Were any of the girls Iraqi? I can't say. The first Gulf War had just ended and Damascus was teeming with refugees. But I can say that what Phillips is describing in this article is a relatively bland portrait of the sex industry in any Middle Eastern capital.

Damascus is not alone; every city in the Middle East I have ever spent time in -- Damascus, Cairo, Amman and Sana'a -- has had a bristling sex trade, with the attendant unpleasantness that accompanies prostitution anywhere in the world.

Vice is as common in the Arab world as it is anywhere else on the planet, but explicit in the entire article is the idea that something un-Islamic is going on. Why is prostitution somehow worse if you are an Arab?

Arabs and Muslims do not need to be treated with kid gloves. In any culture, myth and practice are two very separate things and Arabs are no different. And while it may not be our job in the West to openly challenge the contradictions in the Middle East, it is certainly not our job to coddle them. They certainly do not coddle ours.

-- Joshua Mortensen

[Read "Too Damn Little, Too Damn Late," by Debra J. Dickerson.]

I'm an average, middle-aged white guy. And I'm writing to applaud Debra Dickerson's rejection of the Senate's apology for lynchings. The senators who sponsored the bill deserve a little credit for taking a tiny baby step in the right direction, but we are light-years short of where we should be, nearly 50 years after the start of the civil rights movement. Dickerson's direct and frank analysis is the type of dialogue that we need in this country if we are to really break down racial barriers.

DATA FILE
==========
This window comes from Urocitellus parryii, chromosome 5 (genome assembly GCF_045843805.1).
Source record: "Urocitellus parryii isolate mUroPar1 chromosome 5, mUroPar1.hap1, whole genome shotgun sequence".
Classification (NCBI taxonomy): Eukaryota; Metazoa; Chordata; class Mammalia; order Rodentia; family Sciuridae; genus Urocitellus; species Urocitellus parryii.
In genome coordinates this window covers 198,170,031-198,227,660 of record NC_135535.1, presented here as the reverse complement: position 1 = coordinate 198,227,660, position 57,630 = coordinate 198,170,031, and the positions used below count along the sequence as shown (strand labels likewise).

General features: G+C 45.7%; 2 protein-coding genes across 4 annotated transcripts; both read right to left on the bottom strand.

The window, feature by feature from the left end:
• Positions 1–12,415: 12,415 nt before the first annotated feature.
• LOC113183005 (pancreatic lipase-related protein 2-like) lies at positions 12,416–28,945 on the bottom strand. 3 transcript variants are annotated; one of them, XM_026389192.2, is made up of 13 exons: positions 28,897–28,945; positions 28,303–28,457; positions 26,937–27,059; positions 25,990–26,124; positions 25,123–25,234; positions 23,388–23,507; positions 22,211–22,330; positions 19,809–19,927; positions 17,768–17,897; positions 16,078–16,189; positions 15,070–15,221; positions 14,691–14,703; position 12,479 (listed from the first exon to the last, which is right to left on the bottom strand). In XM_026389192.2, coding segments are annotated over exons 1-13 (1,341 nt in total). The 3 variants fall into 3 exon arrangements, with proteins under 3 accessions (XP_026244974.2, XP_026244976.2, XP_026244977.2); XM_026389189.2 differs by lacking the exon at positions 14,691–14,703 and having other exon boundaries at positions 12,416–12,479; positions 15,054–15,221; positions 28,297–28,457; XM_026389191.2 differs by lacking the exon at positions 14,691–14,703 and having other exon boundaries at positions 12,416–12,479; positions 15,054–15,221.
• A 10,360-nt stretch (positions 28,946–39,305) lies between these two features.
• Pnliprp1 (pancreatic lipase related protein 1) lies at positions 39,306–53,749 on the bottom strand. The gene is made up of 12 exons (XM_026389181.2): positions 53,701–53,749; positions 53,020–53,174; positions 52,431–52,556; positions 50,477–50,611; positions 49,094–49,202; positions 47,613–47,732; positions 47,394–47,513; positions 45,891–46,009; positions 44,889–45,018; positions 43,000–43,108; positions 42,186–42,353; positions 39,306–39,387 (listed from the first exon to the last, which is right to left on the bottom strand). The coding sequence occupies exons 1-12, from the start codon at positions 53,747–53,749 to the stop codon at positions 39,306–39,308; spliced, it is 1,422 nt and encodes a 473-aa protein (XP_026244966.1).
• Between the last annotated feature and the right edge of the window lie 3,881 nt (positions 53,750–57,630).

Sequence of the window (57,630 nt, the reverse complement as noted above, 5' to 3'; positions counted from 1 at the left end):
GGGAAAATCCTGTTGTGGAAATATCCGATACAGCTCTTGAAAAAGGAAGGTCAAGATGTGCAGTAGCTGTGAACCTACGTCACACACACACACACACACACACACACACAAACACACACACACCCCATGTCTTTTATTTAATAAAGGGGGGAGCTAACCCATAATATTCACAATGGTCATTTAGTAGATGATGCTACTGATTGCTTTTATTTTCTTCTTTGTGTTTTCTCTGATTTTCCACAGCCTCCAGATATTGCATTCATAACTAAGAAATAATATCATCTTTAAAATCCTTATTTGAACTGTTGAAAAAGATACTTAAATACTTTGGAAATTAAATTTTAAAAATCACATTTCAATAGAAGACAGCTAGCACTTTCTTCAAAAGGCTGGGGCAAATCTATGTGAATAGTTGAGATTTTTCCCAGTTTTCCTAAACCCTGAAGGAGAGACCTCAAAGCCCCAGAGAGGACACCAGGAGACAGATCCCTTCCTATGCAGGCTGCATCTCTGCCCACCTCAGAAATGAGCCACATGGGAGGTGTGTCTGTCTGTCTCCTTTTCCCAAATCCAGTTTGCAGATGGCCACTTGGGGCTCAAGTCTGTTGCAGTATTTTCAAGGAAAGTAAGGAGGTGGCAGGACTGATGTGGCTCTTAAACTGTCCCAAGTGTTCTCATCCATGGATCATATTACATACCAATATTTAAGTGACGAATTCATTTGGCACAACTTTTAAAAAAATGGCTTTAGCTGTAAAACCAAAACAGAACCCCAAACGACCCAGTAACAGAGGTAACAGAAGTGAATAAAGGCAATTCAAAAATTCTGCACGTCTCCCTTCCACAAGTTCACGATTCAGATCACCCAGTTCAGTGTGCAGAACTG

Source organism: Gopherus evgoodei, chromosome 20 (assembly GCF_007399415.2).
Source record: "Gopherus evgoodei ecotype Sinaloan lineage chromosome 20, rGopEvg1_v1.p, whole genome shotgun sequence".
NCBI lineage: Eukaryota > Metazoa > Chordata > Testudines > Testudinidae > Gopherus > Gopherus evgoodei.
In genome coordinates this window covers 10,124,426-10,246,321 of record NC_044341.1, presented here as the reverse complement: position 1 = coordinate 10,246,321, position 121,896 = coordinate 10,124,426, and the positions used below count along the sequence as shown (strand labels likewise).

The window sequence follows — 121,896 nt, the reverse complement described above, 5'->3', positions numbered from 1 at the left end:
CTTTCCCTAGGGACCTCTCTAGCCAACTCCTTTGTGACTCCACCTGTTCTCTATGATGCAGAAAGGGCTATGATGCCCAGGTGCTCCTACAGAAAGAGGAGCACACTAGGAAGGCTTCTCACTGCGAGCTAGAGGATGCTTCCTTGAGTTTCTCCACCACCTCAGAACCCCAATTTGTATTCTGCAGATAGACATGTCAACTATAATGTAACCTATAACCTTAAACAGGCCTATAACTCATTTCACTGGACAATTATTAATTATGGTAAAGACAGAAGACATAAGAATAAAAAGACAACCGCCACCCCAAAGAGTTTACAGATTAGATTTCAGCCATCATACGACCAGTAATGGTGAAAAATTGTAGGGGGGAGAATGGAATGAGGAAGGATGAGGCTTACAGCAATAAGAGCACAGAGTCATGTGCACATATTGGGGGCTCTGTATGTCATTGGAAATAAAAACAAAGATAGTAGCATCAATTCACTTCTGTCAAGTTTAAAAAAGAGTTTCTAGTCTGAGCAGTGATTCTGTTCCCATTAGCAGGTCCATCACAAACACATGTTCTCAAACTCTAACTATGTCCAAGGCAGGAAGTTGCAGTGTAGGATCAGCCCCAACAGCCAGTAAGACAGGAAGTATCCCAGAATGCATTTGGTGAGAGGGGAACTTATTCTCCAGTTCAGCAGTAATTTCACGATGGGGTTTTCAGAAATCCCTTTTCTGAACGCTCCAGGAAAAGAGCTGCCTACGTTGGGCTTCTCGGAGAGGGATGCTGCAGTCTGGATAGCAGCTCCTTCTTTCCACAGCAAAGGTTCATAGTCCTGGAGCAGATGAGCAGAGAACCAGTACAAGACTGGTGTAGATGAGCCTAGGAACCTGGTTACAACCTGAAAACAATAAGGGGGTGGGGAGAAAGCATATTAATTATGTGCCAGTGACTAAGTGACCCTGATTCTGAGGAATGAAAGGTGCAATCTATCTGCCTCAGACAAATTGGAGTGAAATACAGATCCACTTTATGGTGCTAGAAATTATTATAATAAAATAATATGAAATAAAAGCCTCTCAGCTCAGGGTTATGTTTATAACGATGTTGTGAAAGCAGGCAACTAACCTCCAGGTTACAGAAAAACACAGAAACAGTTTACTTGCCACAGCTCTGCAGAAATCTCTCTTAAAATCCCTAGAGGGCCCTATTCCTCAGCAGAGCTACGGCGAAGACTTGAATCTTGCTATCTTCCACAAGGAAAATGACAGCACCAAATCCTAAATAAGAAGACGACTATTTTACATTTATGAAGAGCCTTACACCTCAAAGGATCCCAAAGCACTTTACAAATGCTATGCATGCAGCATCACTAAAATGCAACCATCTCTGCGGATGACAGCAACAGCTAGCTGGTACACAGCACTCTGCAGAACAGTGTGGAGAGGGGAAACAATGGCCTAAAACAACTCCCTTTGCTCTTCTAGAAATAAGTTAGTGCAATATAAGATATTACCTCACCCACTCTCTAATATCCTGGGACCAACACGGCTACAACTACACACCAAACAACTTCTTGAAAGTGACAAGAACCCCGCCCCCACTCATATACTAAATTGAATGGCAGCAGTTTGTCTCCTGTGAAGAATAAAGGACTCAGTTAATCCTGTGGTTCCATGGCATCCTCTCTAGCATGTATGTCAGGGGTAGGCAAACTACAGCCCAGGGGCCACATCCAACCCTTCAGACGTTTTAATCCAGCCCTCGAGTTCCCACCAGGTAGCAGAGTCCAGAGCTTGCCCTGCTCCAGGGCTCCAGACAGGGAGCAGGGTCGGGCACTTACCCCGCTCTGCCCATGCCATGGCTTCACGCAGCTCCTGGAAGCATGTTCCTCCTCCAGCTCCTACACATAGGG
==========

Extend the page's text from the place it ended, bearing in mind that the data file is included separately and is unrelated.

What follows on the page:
-- Marty Kaczmarek

Salon dramatically lowered the bar for its editorial content by publishing Debra J. Dickerson's self-righteous screed against American racism. I do not know what Dickerson believed she was communicating other than anger, but I will observe that passion is cheap.

America did not and cannot apologize for racism. America is a nation of 250 million individuals, who are not individually responsible for what every other person in this country does or has ever done. I do not take responsibility for lynchings any more than I suspect Dickerson takes responsibility for gang-banging.

This kind of simplistic vitriol closes down communication precisely at the point where it is most needed.

-- Barnaby Thieme

OK, then. I guess we can move on to other things. Personally, I've always felt all this "making amends" was nothing more than gratuitous pandering and totally useless, but thought that saying so would label me a racist. I'm glad to see I'm not the only one who thought so. Thanks.

-- Reuben L. Owens

I have to wonder why Salon chose to publish this rant. I'm not sure how to respond to the author except to say that her inclusion of all "whites" into one broad, sweeping category is, quite frankly, offensive. Lynch mob members, the entire Senate, and the clerks at Hermes in Paris are all one body and voice? That analysis lacks in truth and sophistication. It also forgets that there were plenty of white people struggling alongside blacks in the fight for civil rights, as well as plenty of Africans and African-Americans conspiring and enabling "whites" during the slave trade and throughout segregation. So, vent your generalized anger knowing it hurts and dehumanizes those of us "whites" that might otherwise consider ourselves (and be working) as your allies.